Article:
As he prepares to celebrate Passover this week during a global pandemic, a Winnipeg rabbi sees parallels to the story of the very first celebration.
"They were not allowed to exit their homes until morning," explains Rabbi Shmuel Altein of the Jewish Learning Institute of how the Hebrews — as told in the story of Moses — faced the death of their first-born if they ventured out, which was the last of the 10 plagues, and the one that convinced the Pharoaoh to free the enslaved Israelites.
"It’s definitely a time to pause and reflect what is important to humanity and life."
Passover, or Pesach in Hebrew, begins at sundown on Wednesday, April 8 and runs until sundown on Thursday, April 16. The traditional dinner, called a Seder, includes Matzah, an unleavened bread, and bitter herbs, and other foods symbolizing the story of Moses and the Jews enslaved by Pharaoh.
Community Seders are cancelled this year due to social distancing and public health concerns about the transmission of the coronavirus, and Winnipeg’s Jewish community has made accommodations to hold virtual seders or celebrate in their own households on the first two days of the holiday.
"This year for the first time there are so many people who have never led a Seder before and they have to learn how to do Seder," explains Altein, who distributed a guide to hosting a the tradition Passover dinner online as well as a flyer insert in the Jewish Post and News. "We’re here to help people celebrate at home."
Chabad-Lubavitch Winnipeg, where Altein works, has an extensive explanation of Passover on its website https://www.chabadwinnipeg.org/ and sells Seder-To-Go kits packed with the symbolic foods and other necessary items for $50. It also sells handmade Matzah, flown in from New York.
For the first time ever, members of Congregation Etz Chayim can host virtual Seders from their home, inviting friends and extended family members to join them through an electronic platform, explained Rabbi Kliel Rose.
"It’s pretty remarkable for a congregation that until Wednesday, March 18, did not have an interactive online service," said Rose about the swift move to technology of his North End Conservative congregation because of the current restrictions on gathering in groups.
“Saving a life makes every other legal requirement less important.” — Rabbi Kliel Rose
Last week, Canada’s chief public health officer wrote religious leaders to ask for cooperation in ensuring people maintain proper distance from each other and not to host gatherings in their home, even for religious events such as Passover or Easter.
"I urge you to use your leadership role to discourage these gatherings, in order to protect the safety and health of your congregants and community," Dr. Theresa Tam wrote on April 3.
A member of the Rabbinical Assembly, Rose connects with his rabbinical colleagues frequently about how to adapt Jewish practice during pandemic times, as well as checking in with the rabbis in his family, including his father Rabbi Neal Rose, a former University of Manitoba professor now living in St. Louis, Mo.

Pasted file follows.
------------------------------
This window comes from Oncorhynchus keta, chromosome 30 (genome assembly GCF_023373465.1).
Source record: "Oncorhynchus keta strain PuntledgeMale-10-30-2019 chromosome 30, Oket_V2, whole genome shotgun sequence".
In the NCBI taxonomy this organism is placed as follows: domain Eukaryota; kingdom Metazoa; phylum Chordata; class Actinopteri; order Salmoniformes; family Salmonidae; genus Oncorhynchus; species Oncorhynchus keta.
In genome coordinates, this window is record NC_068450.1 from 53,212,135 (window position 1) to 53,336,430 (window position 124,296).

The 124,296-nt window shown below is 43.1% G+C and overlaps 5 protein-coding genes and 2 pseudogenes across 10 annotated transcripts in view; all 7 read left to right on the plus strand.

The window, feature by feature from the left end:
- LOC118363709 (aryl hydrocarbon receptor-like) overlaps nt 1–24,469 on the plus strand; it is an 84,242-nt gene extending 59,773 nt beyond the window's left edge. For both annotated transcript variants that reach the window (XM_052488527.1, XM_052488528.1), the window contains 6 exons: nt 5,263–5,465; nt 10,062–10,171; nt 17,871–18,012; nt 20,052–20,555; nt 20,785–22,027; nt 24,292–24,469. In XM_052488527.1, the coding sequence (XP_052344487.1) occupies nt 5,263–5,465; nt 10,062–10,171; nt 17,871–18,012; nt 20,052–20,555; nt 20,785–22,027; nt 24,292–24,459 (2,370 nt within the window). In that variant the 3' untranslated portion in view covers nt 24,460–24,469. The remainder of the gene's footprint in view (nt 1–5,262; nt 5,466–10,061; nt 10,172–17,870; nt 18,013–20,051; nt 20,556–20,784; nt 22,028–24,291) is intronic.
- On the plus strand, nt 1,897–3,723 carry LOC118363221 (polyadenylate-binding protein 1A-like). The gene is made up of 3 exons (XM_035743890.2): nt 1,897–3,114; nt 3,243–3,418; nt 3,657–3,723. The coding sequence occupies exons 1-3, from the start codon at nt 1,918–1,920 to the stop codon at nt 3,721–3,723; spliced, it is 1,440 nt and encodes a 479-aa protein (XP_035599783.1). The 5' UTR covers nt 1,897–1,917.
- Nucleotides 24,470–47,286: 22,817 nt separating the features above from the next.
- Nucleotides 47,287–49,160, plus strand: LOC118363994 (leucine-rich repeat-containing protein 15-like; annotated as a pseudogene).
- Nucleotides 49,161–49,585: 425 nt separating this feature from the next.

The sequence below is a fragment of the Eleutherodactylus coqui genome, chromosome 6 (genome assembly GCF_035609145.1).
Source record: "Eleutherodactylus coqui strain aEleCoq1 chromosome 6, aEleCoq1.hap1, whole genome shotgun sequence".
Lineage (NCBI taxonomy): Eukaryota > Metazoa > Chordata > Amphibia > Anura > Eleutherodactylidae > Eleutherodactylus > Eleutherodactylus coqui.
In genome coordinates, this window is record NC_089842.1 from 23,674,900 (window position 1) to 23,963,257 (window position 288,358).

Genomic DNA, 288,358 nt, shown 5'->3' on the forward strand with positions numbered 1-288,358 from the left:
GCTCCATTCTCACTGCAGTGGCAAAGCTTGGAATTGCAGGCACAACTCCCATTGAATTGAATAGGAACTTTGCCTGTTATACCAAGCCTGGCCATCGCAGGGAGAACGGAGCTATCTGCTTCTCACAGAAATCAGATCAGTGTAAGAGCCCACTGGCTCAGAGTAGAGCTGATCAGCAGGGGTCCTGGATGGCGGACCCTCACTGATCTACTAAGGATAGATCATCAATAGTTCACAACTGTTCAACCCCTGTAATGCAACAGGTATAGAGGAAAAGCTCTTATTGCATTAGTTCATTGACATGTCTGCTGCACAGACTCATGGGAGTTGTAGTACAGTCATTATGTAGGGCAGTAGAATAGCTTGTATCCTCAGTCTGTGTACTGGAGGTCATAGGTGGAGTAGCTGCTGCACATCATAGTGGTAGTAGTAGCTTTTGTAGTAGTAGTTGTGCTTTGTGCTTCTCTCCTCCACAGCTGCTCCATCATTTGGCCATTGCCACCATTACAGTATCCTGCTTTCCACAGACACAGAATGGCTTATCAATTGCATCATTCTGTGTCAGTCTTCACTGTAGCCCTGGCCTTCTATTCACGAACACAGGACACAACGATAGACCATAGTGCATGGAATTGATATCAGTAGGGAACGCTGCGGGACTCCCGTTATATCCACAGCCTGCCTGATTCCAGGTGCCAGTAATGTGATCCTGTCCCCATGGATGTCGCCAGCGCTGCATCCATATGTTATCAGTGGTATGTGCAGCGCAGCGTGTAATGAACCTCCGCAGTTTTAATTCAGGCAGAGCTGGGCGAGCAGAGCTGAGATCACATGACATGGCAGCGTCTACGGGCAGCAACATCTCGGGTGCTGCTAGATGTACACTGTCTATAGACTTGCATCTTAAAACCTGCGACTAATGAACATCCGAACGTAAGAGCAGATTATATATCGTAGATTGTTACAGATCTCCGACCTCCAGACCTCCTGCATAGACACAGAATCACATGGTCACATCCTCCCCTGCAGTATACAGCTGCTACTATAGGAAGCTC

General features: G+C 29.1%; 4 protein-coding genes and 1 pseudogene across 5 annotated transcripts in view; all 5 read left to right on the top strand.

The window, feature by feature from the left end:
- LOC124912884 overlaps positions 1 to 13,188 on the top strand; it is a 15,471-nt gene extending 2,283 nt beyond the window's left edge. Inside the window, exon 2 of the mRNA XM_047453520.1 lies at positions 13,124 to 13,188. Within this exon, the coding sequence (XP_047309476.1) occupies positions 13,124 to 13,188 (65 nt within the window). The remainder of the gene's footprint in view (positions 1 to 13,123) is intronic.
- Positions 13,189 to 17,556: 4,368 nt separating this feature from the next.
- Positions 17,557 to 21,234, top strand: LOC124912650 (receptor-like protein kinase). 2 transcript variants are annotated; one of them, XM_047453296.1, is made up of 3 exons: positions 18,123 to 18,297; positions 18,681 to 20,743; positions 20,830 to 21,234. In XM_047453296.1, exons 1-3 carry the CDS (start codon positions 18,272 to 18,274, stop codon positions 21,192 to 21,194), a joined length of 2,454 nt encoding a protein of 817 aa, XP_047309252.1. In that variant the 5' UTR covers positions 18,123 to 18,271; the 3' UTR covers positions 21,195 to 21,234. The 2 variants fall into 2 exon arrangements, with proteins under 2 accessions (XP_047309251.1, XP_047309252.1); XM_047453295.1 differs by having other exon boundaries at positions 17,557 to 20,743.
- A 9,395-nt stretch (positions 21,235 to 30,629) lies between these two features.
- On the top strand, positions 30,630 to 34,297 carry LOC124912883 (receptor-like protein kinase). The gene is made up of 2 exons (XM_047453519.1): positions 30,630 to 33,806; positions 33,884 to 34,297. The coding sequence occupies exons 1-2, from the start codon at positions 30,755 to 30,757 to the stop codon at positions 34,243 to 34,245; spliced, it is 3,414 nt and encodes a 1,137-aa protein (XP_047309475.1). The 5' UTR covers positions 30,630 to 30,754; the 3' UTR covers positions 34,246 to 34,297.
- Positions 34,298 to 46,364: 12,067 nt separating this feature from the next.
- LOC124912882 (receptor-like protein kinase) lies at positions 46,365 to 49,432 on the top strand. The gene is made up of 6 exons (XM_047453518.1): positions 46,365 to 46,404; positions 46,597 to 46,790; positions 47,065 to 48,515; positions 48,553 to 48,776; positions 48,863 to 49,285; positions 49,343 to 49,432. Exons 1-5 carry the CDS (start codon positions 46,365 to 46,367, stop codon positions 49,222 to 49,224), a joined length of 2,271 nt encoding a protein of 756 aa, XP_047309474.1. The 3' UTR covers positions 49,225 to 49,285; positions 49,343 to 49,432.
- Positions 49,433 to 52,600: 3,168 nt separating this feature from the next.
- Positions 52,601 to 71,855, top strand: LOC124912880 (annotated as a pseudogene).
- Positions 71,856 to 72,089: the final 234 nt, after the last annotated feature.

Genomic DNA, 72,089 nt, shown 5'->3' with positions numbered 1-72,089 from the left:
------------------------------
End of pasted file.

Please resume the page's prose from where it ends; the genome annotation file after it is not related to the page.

"When Jewish law is central to how you live your life, how do you interpret traditions and precedents from 1,300 years ago and apply them to this particular moment," Rose says of adaptations for public health during the COVID-19 crisis.
"Saving a life makes every other legal requirement less important."
During Passover, one of those legal requirements is to sell or physically hand over all leavened grains or grain products, called Chametz in Hebrew, but this year members can do that online by submitting a form, said Rose.
"There’s this tension. On one hand we want to honour this tradition we think is valuable, but we also want people to know they are staying within the (public health) framework," he said.
Across the city, Rabbi Anibal Mass will invite up to 100 households from Congregation Shaarey Zedek into his south Winnipeg home for a virtual and live First Seder with his family at 6 p.m. Wednesday, April 8.
The former computer programmer turned rabbi will haul up his sound equipment from his basement recording studio into his dining room to lead his congregation through the rituals, meals and liturgy, asking them to follow along with the illustrated Haggadah on the synagogue’s website.
"Everything is going to be on screen if you are not computer savvy," said Mass, who will lead the Seder along with his six-year-old son Ronen, his wife Adrienne Meyers, and her mother. "We are trying to make it accessible for everyone."
Mass plans to use multiple platforms for the virtual seder, enlisting his wife and mother-in-law to check comments and questions on Facebook and YouTube so he can interact with participants in real time.
He said this year the story of the how the Hebrews enslaved to Pharaoh were freed to follow God becomes even more relevant in this time of global uncertainty and heightened anxiety.
"When you leave Pharaoh behind and start serving God, you start listening to another voice that says you can do so much more," Mass said of the similarities to the current crisis.
"It may be uncomfortable and you may spend 40 years in the desert."
Brenda Suderman has been a columnist in the Saturday paper since 2000, first writing about family entertainment, and about faith and religion since 2006.
The Free Press acknowledges the financial support it receives from members of the city’s faith community, which makes our coverage of religion possible.
Updated on Monday, April 6, 2020 at 9:29 PM CDT: Fixes typos